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5.2.3. Age and characteristics of single and multiple star clusters

We also examined the differences existing between the ages of single and multiple systems in the LMC. According to Dieball et al. (2002), multiple systems appear to be formed by close pairs or several clusters on the plane of the sky as a result of projection effects. In panel (a) of Fig. 4, the ECDFs for multiple (dash-dotted line) and single SCs (dotted line) are plotted. The corresponding age histograms as well as the kernel density estimations for these two distributions are also shown in the inset panel (b). It can be clearly seen in Fig. 4 that single LMC SCs are typically older than multiple SCs. This difference is reflected both in the means and the shapes of the distributions. The Welch t-test (Welch 1947), designed to test if two samples have the same mean, is more reliable than the Student t-test applied when the two samples have different sizes and unknown variances which are also suspected of being different. We used the Student test to measure the difference in the age values of single and multiple systems. We found that the statistic for the difference of the sample means belongs to the confidence interval (0.11, 0.37) to a statistical significance level of 95%. The mean age values are 0.48 and 0.27 Gyr for single and multiple star cluster samples, respectively. The F-test (Snedecor & Cochran 1989) is useful to determine whether two populations have similar dispersions. The F-test uses the ratio of the sample variances as the test statistic, which follows an F distribution and thus permits testing the hypothesis that the ratio of the variances equals one. Although the variance for the sample of single SCs is approximately 40% larger than that of multiple SCs, the F statistic for the quotient of the variances is not conclusive when discarding the null hypothesis of the variances being equal (v1/v2 = 1.43, p = 0.132). In addition, both multiple and single SCs exhibit asymmetrical distributions in log (age), the latter being slightly more asymmetric than that of the multiple SCs. This is quantified by the skewness values of −0.212 and −0.196 obtained for single and multiple SCs, respectively, meaning that the tail of older clusters appears to be flatter and falls more abruptly. In spite of the distribution shapes appearing wide, kurtosis values are 2.42 and 3.02 for simple and multiple SCs, respectively. These values indicate that the tails of the distributions are truncated with respect to a Gaussian distribution. The kernel density estimations of the two age distributions are also shown in panel (b) of Fig. 4. This does not depend on the bin size used to build the age histogram and contributes to enhancing the distribution asymmetry, especially for single SCs.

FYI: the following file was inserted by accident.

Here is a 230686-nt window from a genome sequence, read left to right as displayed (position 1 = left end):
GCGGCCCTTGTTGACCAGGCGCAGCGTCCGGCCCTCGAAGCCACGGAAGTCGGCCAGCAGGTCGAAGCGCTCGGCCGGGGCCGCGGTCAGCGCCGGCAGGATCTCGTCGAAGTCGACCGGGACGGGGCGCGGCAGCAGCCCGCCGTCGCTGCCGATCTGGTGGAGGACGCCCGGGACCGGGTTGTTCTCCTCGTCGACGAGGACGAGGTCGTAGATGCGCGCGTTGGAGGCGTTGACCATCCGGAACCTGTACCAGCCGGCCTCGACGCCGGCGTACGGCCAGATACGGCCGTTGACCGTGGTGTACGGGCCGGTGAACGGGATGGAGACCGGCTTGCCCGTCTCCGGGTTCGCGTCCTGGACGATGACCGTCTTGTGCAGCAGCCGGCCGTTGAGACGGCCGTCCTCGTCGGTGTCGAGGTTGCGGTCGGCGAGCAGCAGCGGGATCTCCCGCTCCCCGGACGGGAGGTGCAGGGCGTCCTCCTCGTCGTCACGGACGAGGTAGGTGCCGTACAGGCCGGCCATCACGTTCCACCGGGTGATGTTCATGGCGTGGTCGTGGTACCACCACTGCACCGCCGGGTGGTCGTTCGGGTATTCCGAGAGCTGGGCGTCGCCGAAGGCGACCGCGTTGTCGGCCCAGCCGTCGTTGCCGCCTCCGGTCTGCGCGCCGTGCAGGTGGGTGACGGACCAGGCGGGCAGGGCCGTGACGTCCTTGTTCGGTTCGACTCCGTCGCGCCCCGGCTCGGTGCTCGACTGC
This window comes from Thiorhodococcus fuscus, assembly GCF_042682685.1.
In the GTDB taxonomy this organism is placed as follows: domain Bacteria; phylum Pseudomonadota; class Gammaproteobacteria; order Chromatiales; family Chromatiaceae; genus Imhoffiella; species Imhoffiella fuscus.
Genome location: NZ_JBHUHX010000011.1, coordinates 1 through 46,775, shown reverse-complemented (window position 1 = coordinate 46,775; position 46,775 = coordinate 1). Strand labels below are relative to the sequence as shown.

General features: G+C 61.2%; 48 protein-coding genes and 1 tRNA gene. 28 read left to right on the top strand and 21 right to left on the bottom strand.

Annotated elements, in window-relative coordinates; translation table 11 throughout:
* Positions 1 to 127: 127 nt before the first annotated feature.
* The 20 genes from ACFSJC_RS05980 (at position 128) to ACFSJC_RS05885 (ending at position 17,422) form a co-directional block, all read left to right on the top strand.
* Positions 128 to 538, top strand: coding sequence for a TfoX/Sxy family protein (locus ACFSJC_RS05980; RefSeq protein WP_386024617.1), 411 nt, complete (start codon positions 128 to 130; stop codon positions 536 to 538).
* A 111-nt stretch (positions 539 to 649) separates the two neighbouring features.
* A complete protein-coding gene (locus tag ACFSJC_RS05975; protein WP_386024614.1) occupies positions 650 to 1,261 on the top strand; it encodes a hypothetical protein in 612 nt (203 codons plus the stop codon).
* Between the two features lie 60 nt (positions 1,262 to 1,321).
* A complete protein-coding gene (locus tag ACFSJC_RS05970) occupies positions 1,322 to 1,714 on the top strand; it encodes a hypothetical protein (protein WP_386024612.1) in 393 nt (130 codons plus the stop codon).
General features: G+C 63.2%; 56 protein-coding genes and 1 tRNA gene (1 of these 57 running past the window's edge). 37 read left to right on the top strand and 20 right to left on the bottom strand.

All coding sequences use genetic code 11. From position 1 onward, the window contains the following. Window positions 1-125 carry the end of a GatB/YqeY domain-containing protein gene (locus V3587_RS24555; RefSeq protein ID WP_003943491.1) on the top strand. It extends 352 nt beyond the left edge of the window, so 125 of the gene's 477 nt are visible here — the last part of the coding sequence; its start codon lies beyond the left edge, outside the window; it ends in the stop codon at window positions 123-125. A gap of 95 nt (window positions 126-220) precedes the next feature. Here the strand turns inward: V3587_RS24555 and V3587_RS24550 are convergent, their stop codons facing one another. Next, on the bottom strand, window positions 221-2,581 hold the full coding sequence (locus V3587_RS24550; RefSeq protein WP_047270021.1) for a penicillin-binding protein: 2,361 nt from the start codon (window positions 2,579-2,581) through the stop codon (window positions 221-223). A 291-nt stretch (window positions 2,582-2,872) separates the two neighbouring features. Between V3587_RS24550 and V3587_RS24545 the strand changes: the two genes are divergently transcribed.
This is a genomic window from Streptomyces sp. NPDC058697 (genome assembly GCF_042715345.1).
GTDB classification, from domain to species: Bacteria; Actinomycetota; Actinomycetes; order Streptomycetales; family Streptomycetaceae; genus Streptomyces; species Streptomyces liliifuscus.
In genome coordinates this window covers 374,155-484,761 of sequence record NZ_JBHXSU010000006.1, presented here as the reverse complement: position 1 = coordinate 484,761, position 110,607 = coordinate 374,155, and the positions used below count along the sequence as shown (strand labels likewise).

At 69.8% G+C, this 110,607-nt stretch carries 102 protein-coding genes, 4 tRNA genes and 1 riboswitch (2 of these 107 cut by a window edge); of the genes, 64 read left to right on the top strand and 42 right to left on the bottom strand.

5.2.4. Age determinations with different models